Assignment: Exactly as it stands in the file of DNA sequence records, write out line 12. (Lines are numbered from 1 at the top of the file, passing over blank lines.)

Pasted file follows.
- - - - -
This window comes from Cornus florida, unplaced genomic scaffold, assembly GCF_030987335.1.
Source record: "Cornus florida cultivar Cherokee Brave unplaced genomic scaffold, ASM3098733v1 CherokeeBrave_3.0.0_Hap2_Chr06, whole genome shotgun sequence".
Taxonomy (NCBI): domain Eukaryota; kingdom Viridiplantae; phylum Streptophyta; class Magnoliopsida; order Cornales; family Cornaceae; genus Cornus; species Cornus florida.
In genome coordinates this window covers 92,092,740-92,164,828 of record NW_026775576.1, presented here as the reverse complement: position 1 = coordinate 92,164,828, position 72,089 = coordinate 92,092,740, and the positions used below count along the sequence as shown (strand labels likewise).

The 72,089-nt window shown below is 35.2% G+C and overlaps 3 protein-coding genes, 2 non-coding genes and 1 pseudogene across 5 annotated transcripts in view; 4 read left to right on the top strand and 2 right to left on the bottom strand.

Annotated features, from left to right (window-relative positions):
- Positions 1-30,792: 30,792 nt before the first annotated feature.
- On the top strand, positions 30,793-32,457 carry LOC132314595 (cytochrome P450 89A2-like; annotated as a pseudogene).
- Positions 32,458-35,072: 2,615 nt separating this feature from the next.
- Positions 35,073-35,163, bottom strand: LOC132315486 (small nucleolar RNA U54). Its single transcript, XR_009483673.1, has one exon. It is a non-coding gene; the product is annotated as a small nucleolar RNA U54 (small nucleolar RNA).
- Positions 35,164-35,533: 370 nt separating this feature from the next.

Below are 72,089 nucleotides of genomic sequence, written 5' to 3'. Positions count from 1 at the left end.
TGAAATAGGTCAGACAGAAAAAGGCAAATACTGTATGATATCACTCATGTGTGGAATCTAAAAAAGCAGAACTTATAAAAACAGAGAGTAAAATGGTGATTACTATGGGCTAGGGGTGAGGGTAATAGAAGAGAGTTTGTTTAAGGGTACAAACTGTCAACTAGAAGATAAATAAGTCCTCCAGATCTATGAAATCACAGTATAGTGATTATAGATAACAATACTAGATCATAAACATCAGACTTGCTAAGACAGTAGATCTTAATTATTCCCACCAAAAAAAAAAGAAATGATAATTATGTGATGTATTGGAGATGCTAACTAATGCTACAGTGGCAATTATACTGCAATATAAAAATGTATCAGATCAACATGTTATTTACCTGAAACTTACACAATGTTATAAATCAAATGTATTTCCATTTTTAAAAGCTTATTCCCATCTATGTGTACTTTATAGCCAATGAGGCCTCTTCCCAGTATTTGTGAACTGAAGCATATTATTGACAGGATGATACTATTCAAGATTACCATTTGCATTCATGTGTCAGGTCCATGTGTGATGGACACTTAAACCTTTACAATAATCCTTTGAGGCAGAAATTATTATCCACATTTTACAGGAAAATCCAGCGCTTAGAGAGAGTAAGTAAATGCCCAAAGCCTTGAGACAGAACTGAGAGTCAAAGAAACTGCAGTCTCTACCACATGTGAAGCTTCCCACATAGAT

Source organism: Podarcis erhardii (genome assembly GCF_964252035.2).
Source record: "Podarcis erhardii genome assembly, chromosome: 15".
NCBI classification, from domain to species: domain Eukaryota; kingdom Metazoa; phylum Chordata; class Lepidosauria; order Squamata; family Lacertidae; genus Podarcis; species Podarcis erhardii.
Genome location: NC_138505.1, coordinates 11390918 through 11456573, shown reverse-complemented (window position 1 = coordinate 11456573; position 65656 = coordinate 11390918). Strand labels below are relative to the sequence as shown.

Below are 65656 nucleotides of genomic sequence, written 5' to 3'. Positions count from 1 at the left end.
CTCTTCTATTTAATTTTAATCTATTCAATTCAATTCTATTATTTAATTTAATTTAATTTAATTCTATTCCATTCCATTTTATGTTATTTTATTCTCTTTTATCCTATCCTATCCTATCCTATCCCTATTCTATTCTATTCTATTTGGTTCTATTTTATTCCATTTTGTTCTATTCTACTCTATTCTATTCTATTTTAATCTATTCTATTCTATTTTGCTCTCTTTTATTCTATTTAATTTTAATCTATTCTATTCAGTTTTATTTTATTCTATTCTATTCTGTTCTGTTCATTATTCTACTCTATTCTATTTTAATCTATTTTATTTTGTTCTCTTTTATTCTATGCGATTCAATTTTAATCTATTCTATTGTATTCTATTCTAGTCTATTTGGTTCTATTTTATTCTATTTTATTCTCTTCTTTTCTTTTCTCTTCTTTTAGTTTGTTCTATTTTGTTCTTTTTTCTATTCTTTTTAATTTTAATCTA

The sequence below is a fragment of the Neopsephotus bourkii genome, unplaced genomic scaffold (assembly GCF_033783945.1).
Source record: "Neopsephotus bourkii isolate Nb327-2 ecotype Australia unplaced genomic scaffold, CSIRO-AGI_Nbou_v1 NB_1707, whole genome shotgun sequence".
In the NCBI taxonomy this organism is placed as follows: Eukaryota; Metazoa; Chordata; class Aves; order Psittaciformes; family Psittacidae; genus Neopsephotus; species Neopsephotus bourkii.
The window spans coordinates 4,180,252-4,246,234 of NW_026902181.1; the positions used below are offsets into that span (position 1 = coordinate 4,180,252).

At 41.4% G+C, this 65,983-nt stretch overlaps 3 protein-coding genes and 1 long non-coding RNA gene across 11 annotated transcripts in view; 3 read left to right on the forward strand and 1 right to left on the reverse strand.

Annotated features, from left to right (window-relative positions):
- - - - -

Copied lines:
Below are 72,089 nucleotides of genomic sequence, written 5' to 3'. Positions count from 1 at the left end.